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Setting the precedent for the inaugural ceremonies...



Item # 646673

May 5, 1789

THE SALEM MERCURY, Massachusetts, May 5, 1789 

* President George Washington

A terrific issue from the beginning days of the United States, with page 2 reporting on the formal reception of Washington to Philadelphia en-route to his inauguration in New York a few days later. Then page 3 begins with the very detailed account of his arrival in New York City, beginning: "This day, at about half after 2 o'clock, the PRESIDENT of the United States landed at Murray's Wharf..." with much, much more (see). It even describes the clothes he was wearing.
But perhaps the most notable content--and the first we have seen this in any newspaper--is the detailed report on how the inaugural ceremonies are to take place. It is prefaced with a report dated April 28: "The Committees of both Houses of Congress, appointed to take order for conducting the ceremonial of the formal reception, etc. of the President of the United States, on Thursday next, have agreed to the following order thereon...". And what followed are all the details of how the inaugural ceremonies (April 30) will take place, setting a very significant precedent on how future inaugural events would be conducted. This detail takes nearly a full column, a few bits including: "...That a chair be placed in the Senate Chamber for the President...That the members of both Houses assemble in their respective chambers precisely at 12 o'clock..." and noting their order. Also: "...that after the President shall be seated in his chair, and the Vice President...that the members of both Houses will attend him to be present at his taking the oath of office required by the Constitution...the oath of office may be administered to the President in the most publick manner, and that the greatest number of the people of the United States, and without distinction, may be witnesses to the solemnity..." and then much, much more .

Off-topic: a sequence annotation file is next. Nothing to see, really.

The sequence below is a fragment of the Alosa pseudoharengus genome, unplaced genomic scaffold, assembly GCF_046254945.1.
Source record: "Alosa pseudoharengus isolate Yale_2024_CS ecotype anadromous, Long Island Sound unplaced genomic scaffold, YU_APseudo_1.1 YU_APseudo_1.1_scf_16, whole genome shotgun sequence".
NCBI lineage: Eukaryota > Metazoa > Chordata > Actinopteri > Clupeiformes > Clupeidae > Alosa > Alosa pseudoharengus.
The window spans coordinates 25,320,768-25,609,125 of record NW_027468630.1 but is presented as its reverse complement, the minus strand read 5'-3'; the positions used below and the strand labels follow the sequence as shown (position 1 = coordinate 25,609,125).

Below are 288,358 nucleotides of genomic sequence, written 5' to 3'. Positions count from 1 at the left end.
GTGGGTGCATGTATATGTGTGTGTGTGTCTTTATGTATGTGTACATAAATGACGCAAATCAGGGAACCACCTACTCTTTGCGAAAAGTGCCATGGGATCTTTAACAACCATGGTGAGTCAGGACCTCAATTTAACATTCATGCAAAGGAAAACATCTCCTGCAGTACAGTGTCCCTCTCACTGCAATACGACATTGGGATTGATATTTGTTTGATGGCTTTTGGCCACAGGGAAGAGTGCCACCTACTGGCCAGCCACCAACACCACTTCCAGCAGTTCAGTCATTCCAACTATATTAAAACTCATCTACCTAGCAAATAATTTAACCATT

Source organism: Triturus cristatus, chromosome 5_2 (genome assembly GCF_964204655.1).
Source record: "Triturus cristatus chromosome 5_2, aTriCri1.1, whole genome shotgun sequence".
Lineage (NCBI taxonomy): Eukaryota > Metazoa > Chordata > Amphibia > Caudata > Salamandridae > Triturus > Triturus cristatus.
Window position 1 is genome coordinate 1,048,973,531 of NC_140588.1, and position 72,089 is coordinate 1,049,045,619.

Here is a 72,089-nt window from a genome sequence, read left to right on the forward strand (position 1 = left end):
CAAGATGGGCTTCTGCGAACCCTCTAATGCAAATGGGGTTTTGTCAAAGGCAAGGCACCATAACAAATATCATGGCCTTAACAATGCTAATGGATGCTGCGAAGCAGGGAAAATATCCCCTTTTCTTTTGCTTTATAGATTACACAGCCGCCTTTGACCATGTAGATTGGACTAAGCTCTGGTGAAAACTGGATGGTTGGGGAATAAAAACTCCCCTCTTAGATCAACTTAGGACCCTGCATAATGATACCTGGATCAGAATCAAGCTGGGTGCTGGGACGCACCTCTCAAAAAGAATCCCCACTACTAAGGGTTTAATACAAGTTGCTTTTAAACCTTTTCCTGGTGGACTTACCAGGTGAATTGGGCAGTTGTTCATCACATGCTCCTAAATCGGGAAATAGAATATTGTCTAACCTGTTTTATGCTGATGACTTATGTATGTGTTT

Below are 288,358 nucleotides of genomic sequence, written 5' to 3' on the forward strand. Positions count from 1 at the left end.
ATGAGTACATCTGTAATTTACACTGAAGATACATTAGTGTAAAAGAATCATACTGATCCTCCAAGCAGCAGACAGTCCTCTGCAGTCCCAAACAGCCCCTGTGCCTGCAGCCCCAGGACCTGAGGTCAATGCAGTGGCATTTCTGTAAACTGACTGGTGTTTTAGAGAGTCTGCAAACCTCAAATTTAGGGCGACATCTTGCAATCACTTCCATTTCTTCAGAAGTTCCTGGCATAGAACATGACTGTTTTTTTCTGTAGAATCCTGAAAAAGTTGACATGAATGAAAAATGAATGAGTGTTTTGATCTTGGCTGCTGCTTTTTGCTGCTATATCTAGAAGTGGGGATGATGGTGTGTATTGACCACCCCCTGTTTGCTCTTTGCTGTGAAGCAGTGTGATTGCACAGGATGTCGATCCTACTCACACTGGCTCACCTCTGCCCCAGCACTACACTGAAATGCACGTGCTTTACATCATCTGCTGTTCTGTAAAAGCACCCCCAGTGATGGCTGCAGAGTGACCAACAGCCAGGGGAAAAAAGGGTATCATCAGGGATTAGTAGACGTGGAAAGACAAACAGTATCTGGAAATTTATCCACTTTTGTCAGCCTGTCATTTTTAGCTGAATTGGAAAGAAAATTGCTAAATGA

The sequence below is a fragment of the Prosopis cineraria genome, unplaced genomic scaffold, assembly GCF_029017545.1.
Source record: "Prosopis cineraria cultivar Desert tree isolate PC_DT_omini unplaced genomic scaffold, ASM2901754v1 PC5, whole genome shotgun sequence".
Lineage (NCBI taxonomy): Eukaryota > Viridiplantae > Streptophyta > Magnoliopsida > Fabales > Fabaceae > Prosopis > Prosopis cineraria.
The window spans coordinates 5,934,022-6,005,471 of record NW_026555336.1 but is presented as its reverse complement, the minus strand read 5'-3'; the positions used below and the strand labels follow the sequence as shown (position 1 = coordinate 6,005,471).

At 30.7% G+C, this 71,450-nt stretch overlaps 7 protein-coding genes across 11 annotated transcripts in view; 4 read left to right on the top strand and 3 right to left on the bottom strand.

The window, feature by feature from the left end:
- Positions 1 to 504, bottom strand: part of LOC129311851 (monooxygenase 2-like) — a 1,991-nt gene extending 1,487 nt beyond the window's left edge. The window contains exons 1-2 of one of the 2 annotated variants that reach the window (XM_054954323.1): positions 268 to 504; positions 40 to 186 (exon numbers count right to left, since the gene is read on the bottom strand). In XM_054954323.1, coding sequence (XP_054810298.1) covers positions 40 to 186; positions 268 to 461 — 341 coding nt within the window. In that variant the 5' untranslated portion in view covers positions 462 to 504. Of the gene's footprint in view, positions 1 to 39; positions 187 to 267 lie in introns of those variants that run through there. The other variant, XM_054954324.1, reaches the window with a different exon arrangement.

It is notable that they wanted to provide for the common people ("without distinction") to witness the historic event, far removed from the formal coronations in Europe which were witnessed only by those "with distinction".
An exceedingly noteworthy issue!
Four pages, an old tape stain near a bottom quarter of the front leaf causes no loss of text or readability. Archivally rejoined at the spine, otherwise in very nice condition.

Category: The 1600's and 1700's

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